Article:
Original Seattle Seahawk Found! (No, It’s Not Steve Largent)
With the Super Bowl just around the corner, the Burke Museum of Natural History and Culture has done some research on the Seattle Seahawks’ beloved and Native-inspired Seahawk logo, and you don’t have to be an expert to conclude they’ve foud the exact piece it was modeled on.
The earliest unfinished European painting on display at the Met right now, in Gallery 640, is a real knockout: “Virgin and Child With Saints” by a Flemish artist referred to as the Ghent Painter (who might be Hugo van der Goes or Jean Hey). This exquisite oil-on-wood image demonstrates one of the stranger ways that a work can be, or in this case become, unfinished. Completed around 1472 in the meticulously realist style perfected by Jan van Eyck (1390-1441), the painting was modified in the early 17th century to depict the marriage of Henry VII to Elizabeth of York. The Virgin and Child in the center and St. John the Baptist to the left of them were scraped off and replaced, respectively, with a central view into a cathedral and the bride. The lavishly dressed St. Louis (himself a king) on the far right became Henry with a few adjustments in crown and gown.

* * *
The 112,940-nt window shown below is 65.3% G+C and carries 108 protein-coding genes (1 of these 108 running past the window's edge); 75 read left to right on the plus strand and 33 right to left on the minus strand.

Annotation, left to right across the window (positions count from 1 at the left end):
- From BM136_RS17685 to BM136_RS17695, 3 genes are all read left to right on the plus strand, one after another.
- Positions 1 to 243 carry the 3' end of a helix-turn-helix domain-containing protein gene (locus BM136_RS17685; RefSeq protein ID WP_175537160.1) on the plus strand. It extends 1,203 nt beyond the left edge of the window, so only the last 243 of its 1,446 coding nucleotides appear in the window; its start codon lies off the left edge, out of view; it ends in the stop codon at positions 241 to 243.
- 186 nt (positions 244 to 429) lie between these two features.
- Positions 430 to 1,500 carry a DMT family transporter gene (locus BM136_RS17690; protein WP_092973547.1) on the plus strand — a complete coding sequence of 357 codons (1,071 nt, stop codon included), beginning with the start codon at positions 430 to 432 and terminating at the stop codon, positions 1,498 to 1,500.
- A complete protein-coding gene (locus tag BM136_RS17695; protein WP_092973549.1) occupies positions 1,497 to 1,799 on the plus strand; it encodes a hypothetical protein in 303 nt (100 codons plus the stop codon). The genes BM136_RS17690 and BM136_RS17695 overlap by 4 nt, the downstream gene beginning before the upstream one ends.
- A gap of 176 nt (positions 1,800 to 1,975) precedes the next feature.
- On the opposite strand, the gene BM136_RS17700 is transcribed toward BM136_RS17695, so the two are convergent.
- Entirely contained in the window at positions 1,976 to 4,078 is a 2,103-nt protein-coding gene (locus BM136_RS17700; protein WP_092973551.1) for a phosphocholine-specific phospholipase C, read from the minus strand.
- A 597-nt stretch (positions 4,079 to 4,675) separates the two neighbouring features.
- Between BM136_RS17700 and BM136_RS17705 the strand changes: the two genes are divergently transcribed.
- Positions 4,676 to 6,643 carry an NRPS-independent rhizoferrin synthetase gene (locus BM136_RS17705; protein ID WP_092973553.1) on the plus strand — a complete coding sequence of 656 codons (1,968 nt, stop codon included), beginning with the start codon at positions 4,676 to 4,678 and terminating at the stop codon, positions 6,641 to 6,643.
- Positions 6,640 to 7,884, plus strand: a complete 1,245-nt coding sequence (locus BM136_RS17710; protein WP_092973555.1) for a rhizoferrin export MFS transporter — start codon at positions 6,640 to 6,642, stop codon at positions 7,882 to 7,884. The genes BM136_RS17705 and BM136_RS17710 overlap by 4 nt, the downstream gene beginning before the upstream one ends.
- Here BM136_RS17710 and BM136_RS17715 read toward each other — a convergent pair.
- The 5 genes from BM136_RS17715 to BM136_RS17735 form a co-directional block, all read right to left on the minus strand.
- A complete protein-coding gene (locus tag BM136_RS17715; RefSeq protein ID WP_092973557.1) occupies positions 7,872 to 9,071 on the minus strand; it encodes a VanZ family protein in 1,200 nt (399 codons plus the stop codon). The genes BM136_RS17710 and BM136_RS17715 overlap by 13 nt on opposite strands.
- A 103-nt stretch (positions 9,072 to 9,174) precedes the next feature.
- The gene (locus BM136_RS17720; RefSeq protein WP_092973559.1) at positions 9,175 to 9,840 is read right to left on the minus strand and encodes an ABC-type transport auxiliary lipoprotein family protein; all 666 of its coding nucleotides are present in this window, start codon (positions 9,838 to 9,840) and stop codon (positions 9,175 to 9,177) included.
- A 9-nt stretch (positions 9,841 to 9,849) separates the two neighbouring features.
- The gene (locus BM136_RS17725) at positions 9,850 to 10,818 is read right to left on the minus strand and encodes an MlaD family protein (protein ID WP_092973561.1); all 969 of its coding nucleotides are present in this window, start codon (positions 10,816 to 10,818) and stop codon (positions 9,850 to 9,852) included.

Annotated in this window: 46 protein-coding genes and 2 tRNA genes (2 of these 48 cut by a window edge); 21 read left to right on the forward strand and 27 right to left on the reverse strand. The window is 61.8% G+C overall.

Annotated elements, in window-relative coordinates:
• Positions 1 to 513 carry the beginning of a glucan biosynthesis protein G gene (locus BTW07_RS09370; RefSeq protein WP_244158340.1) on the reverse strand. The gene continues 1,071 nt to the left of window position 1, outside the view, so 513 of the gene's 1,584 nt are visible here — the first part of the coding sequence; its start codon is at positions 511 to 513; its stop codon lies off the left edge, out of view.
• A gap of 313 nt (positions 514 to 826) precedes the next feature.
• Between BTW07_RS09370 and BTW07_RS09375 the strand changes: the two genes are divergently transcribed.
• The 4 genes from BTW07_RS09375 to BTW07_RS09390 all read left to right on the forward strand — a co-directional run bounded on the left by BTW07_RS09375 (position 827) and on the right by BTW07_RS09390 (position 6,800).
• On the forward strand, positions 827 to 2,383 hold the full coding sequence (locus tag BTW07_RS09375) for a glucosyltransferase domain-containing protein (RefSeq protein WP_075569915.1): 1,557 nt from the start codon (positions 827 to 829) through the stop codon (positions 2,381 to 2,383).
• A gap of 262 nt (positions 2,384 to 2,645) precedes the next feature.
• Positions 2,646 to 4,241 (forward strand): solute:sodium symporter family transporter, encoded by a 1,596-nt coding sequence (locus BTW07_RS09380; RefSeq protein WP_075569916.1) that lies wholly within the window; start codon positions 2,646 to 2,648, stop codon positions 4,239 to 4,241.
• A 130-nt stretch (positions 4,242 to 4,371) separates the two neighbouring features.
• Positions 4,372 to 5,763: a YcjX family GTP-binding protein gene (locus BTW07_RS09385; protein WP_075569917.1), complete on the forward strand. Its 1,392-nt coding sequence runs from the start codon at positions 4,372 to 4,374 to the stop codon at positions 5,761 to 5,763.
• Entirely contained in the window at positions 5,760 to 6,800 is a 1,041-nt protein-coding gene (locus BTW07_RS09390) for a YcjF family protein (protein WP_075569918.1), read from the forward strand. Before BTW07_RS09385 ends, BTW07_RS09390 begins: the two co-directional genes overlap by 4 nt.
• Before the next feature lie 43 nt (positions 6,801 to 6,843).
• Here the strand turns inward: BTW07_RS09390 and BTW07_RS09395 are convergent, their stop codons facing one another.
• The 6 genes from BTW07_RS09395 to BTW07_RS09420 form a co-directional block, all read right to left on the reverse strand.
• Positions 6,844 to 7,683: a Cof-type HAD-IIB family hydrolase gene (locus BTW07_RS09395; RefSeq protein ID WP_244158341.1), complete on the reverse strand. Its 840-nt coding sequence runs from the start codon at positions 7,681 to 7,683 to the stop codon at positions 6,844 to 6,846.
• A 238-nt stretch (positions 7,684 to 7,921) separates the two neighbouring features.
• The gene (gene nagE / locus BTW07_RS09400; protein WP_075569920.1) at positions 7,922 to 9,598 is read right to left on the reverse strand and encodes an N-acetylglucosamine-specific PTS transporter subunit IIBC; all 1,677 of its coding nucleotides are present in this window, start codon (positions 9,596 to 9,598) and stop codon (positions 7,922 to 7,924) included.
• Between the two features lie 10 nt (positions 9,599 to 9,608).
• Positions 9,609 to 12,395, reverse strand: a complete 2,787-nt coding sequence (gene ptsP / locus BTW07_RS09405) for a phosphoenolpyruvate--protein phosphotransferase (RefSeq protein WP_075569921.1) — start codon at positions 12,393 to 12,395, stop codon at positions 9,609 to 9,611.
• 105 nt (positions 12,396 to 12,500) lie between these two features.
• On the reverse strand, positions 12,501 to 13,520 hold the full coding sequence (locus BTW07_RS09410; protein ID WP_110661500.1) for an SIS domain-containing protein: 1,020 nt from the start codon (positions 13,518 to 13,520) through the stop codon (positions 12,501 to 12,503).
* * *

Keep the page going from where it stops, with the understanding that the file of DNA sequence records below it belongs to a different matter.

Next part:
The painting, which entered the Met’s collection in 1889, was restored in 1983; the added images and details were removed, revealing the nearly intact ink drawing of the Virgin and Child and partial sketches of St. John. Having been finished and refinished, the restored work is now unfinished, providing a glimpse of the preparatory precision of Flemish painters, and also looking, on first sight, very much like a collage.
— Roberta Snith, NYT 1/10/14
The coolest thing